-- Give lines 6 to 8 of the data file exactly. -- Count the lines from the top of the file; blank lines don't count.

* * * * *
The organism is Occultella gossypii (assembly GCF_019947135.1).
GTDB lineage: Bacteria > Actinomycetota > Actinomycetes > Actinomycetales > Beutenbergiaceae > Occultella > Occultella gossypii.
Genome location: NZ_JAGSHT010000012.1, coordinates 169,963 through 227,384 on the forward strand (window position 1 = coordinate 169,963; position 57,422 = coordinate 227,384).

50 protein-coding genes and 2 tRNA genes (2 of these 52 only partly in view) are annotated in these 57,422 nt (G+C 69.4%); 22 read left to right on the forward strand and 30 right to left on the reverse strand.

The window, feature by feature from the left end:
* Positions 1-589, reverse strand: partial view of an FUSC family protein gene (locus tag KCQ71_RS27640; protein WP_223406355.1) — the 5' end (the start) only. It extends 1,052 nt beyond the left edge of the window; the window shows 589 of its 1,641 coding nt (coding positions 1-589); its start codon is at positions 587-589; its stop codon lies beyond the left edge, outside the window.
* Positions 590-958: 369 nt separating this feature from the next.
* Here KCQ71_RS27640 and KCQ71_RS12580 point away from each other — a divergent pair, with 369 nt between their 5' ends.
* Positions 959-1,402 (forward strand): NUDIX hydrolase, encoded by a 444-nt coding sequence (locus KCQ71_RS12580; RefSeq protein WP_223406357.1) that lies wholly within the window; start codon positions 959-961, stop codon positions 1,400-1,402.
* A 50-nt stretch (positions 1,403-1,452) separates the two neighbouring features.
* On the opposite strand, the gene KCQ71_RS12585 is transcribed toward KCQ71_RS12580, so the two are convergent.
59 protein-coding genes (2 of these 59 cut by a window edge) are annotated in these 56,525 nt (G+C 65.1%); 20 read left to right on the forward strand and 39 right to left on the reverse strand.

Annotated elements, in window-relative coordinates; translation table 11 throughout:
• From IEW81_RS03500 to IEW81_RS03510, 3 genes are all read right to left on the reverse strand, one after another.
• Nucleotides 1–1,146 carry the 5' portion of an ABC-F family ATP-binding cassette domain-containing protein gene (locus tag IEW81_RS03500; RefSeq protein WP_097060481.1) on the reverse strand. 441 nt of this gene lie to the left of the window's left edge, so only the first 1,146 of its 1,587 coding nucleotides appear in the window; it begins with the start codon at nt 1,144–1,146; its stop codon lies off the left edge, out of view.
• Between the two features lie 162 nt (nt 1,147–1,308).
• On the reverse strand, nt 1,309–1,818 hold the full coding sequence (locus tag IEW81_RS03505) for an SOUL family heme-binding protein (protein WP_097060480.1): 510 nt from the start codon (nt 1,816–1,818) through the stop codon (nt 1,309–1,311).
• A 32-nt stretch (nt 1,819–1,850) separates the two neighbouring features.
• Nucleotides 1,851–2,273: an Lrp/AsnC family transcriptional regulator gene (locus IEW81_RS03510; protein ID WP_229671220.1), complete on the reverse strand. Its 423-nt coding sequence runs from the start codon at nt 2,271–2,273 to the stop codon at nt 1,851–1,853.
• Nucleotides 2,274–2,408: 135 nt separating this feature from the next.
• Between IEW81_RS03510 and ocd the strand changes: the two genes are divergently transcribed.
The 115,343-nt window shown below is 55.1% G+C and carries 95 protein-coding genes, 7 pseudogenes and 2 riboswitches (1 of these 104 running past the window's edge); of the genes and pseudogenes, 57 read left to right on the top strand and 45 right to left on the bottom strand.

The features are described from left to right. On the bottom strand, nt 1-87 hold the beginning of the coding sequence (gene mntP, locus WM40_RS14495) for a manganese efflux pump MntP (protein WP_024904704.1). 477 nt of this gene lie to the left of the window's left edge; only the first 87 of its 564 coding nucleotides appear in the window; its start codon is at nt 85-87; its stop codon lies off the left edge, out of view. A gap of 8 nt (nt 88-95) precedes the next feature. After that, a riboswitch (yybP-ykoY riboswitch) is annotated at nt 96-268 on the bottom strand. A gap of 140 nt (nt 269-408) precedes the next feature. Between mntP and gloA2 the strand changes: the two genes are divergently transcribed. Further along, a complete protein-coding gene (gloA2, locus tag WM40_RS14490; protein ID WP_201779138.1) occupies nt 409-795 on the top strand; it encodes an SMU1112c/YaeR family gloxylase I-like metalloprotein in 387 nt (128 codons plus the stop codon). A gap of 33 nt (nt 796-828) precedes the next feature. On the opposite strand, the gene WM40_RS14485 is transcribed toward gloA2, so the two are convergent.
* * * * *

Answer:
* Positions 1-589, reverse strand: partial view of an FUSC family protein gene (locus tag KCQ71_RS27640; protein WP_223406355.1) — the 5' end (the start) only. It extends 1,052 nt beyond the left edge of the window; the window shows 589 of its 1,641 coding nt (coding positions 1-589); its start codon is at positions 587-589; its stop codon lies beyond the left edge, outside the window.
* Positions 590-958: 369 nt separating this feature from the next.
* Here KCQ71_RS27640 and KCQ71_RS12580 point away from each other — a divergent pair, with 369 nt between their 5' ends.